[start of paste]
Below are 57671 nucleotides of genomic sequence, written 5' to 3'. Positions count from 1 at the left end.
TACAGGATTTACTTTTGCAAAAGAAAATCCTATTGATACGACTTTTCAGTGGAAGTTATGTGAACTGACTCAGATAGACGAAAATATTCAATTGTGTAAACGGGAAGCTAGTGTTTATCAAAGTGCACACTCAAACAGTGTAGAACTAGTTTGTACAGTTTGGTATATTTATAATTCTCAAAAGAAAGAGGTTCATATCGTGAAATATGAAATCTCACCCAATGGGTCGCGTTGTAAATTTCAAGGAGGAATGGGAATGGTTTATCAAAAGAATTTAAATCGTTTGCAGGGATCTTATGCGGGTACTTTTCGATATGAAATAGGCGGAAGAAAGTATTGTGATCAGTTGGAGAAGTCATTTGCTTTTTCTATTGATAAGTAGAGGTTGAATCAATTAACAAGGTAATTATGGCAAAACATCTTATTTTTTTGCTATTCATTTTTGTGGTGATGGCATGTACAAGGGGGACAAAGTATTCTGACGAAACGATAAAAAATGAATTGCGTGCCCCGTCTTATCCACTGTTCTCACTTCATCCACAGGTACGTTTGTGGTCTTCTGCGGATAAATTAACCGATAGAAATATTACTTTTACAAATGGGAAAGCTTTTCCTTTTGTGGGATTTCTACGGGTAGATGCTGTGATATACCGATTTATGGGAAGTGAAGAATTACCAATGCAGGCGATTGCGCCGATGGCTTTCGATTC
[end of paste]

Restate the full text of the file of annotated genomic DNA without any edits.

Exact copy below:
Below are 57671 nucleotides of genomic sequence, written 5' to 3'. Positions count from 1 at the left end.
TACAGGATTTACTTTTGCAAAAGAAAATCCTATTGATACGACTTTTCAGTGGAAGTTATGTGAACTGACTCAGATAGACGAAAATATTCAATTGTGTAAACGGGAAGCTAGTGTTTATCAAAGTGCACACTCAAACAGTGTAGAACTAGTTTGTACAGTTTGGTATATTTATAATTCTCAAAAGAAAGAGGTTCATATCGTGAAATATGAAATCTCACCCAATGGGTCGCGTTGTAAATTTCAAGGAGGAATGGGAATGGTTTATCAAAAGAATTTAAATCGTTTGCAGGGATCTTATGCGGGTACTTTTCGATATGAAATAGGCGGAAGAAAGTATTGTGATCAGTTGGAGAAGTCATTTGCTTTTTCTATTGATAAGTAGAGGTTGAATCAATTAACAAGGTAATTATGGCAAAACATCTTATTTTTTTGCTATTCATTTTTGTGGTGATGGCATGTACAAGGGGGACAAAGTATTCTGACGAAACGATAAAAAATGAATTGCGTGCCCCGTCTTATCCACTGTTCTCACTTCATCCACAGGTACGTTTGTGGTCTTCTGCGGATAAATTAACCGATAGAAATATTACTTTTACAAATGGGAAAGCTTTTCCTTTTGTGGGATTTCTACGGGTAGATGCTGTGATATACCGATTTATGGGAAGTGAAGAATTACCAATGCAGGCGATTGCGCCGATGGCTTTCGATTC